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Patience and short-term goals in game design

With certain open-ended games, I can't stand the idea of trying to comprehend the game mechanics, but I'll hammer away at the same difficult level for an hour. Why is that?

A while back, I picked up Civilization IV during a Steam sale. I enjoyed turn-based strategy games like Advance Wars, and I heard about how addictive the series was, so I installed the game and was all ready to lose chunks of my life.

I turned it off an hour later and haven't played since.

It's not hard to explain why. The game's tutorial only barely skims the surface of all that Civ had to offer. When starting a new game, you are asked to define your parameters. As a new player, I had no idea what parameters were good for a beginner, or what I wanted the scale of the game to be, or how different characters and settings would affect my playstyle. Of the goals in the game, there is no way to tell what actions you should take to try to complete any of them. To the Civ fans that I've talked to, the game is intentionally vague because it wants you to explore for yourself and find a playstyle that suits you. But without an understanding of the consequences of my actions, both short and long-term, I was quickly turned off. This same approach is also in games like Minecraft and Terraria, and is the primary reason why I can't play those games either. I simply don't have the patience to learn all of the game mechanics to get the most out of the experience.

But if my lack of patience is what turns me off of those games, why is it that I can replay the same level for half an hour in Trials Evolution and still come away from the experience satisfied?

On the surface, there's nothing at all to be gained. Perfecting my run so I can get the gold medal isn't going to get me any achievements. I've already unlocked all the game's content. My leaderboard ranking won't be that impressive even if I do pull it out. Yet I replayed the same track over and over again, often making the same mistakes, cursing some of the obstacles in my path. Arguably, bumbling around in Civilization is going to gradually introduce you to different aspects of the game, even if in the end you fail. But the difference is that in Trials, I know what I'm trying to accomplish, and more importantly, I know how to approach the problem.

Close friends of mine know I love sadistically hard games. I've completed both the Xbox and Steam versions of Super Meat Boy, gritted my teeth through the trickier parts of Rayman Origins, and unlike most who played Catherine, I adored the difficult block-pushing puzzles. When the difficulty is divided into small, manageable chunks, it's easy for me to get lost in the pursuit. A carrot on a stick, basically. On any given track in Trials, I know that if I tilt my bike a certain direction, going a certain speed to land perfectly to prepare for the next obstacle, that I will eventually reach the ending in one piece. The Civ series isn't known for being difficult, but it's hard for me to care about taking over the world or going into space when I'm still figuring out how making pots fits into the grand scheme of things.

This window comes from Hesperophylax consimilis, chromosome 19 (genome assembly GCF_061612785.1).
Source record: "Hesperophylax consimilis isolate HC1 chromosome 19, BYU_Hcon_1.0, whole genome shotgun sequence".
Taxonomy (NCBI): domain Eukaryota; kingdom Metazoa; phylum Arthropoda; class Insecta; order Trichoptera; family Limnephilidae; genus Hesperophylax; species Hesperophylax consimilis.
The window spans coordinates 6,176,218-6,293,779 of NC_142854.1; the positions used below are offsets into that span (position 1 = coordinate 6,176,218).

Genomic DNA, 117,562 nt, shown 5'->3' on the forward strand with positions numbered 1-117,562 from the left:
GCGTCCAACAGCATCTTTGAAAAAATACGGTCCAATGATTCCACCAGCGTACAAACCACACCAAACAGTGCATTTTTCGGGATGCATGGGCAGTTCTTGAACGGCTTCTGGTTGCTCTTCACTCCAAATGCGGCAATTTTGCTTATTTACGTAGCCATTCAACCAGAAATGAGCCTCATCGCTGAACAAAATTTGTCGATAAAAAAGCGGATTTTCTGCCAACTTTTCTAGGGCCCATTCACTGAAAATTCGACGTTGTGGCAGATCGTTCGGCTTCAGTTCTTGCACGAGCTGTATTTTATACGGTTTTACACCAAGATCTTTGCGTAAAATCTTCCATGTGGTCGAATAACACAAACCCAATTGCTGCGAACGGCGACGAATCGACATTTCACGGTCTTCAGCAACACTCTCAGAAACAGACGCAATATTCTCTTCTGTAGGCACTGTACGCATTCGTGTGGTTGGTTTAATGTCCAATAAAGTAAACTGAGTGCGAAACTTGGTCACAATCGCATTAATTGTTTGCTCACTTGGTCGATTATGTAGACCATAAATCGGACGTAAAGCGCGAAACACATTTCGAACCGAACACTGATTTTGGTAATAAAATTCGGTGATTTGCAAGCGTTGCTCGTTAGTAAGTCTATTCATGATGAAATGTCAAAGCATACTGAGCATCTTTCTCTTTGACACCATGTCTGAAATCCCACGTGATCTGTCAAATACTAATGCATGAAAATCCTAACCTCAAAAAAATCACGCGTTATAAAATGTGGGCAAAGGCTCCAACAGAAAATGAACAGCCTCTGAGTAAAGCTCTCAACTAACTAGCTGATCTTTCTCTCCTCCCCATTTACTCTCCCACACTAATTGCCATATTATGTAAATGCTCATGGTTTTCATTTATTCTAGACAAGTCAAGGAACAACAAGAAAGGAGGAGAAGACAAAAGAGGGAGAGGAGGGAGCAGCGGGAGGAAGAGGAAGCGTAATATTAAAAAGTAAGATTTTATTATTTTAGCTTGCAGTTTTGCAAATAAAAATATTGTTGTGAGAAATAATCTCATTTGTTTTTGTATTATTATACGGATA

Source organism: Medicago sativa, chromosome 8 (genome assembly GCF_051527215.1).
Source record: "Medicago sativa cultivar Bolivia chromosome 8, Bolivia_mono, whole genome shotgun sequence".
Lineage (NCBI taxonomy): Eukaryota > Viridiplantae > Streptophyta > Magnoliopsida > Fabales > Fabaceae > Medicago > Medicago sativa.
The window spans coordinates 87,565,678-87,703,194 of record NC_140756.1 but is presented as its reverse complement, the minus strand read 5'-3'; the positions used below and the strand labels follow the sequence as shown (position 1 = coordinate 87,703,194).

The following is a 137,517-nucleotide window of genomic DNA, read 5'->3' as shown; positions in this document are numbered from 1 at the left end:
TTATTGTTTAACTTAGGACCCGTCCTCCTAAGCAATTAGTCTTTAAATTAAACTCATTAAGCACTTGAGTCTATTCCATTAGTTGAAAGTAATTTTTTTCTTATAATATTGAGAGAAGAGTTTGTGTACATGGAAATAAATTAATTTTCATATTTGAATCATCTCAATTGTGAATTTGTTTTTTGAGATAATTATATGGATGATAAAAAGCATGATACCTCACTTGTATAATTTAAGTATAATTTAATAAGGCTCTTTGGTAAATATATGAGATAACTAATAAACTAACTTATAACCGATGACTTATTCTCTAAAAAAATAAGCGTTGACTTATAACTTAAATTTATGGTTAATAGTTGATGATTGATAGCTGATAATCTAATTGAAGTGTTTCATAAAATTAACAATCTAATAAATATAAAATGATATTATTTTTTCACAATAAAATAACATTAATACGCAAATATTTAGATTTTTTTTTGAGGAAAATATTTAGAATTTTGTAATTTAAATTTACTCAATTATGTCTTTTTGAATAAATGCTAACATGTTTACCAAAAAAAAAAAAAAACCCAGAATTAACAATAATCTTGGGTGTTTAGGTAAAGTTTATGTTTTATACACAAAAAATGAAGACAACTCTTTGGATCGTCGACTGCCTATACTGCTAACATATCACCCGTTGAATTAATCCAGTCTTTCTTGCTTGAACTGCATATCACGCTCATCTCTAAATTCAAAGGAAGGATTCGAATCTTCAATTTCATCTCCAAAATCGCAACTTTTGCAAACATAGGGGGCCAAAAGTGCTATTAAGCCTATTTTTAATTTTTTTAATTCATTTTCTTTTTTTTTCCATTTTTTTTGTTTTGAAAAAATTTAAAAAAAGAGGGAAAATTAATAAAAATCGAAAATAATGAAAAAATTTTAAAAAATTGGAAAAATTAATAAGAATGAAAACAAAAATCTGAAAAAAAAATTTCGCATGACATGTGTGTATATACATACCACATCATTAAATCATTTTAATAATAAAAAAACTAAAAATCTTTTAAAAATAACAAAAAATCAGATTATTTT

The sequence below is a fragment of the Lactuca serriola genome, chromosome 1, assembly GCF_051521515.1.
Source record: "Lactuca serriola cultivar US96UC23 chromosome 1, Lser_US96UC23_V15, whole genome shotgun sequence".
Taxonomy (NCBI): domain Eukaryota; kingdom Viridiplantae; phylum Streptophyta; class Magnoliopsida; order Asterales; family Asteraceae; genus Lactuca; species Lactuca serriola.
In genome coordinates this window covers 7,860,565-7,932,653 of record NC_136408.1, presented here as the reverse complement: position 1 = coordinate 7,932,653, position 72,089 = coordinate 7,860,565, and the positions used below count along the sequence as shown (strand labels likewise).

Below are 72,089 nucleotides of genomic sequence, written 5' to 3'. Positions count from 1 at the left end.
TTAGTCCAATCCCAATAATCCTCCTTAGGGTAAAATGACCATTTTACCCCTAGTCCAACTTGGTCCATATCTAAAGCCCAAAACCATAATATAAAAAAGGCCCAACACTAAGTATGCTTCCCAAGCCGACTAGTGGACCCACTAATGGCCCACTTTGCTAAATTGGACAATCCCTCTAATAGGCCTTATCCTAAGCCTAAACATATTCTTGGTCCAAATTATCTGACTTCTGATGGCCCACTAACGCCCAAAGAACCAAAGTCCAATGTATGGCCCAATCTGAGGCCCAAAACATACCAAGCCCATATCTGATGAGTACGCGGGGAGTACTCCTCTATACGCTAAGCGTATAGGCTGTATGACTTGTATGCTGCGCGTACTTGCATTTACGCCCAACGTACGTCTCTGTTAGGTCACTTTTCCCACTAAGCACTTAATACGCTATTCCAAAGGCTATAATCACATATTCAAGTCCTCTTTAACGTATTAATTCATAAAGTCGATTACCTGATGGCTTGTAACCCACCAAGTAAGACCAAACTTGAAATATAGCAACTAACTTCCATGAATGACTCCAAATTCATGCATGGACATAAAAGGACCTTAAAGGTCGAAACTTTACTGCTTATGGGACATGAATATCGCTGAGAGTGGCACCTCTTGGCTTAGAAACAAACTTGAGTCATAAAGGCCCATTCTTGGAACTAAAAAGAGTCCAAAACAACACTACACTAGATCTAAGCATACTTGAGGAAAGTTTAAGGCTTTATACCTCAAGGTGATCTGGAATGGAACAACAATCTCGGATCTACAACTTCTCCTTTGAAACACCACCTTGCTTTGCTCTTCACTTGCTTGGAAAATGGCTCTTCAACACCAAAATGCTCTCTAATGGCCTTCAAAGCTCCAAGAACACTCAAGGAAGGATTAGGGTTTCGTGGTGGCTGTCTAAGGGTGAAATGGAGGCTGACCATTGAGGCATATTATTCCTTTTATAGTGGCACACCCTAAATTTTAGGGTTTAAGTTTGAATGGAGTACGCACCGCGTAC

A lack of short or long-term goals has turned me off from a good number of games I would have otherwise liked. When presented with a long list of skills and abilities to choose from in Dragon Age or Oblivion, I froze up, having no idea which ones would benefit me the most. Skyrim's reworking of the leveling system was my primary reason to buy the game in the first place, as it allowed me to explore the world without worrying about a mistake I made ten hours back. I thought I would enjoy the Souls series for its infamous difficulty, but my progress was often block by an annoying foe or obstacle. Do I not have the right weapon for the job? Should I ditch the heavy armor and learn some magic? Is there a secret in the level that will help me overcome the problem? Or do I just need to take another stab at it and see if I can face it head-on? Paralyzed with indecision, I quit playing the games, as much as I admire aspects of their design.

This kind of theory applies to much more than just games, though. A vague goal of "losing weight" is much less effective than a quantifiable "lose 10 pounds". History class always terrified me because I had no idea what facts would be important to know for the test, as opposed to math class, where each problem tended to be an extension of the one that came before it. Heck, life in general is full of this vagueness, such as getting a new job, moving to a new apartment, getting into a new relationship, etc. You can make educated guesses about what will result from your decisions, but so much of it is up in the air. Picking the wrong class in college will hold you back far more than picking the wrong class in an RPG.

In fact, that's what draws a lot of people to games in the first place. Games provide the clear, accessible goals that real life can't. That's why we get sucked into finishing quests in an MMO, or play Call of Duty for hours on end to earn the next rank. Real life has its own sets of issues, and facing that same pressure of too many options in a video game is not what I want from entertainment.

Of course, maybe restructuring how the real world works so that people won't want to hide in their games and hobbies will probably be better long-term, but ironically, I don't know how to go about that either.

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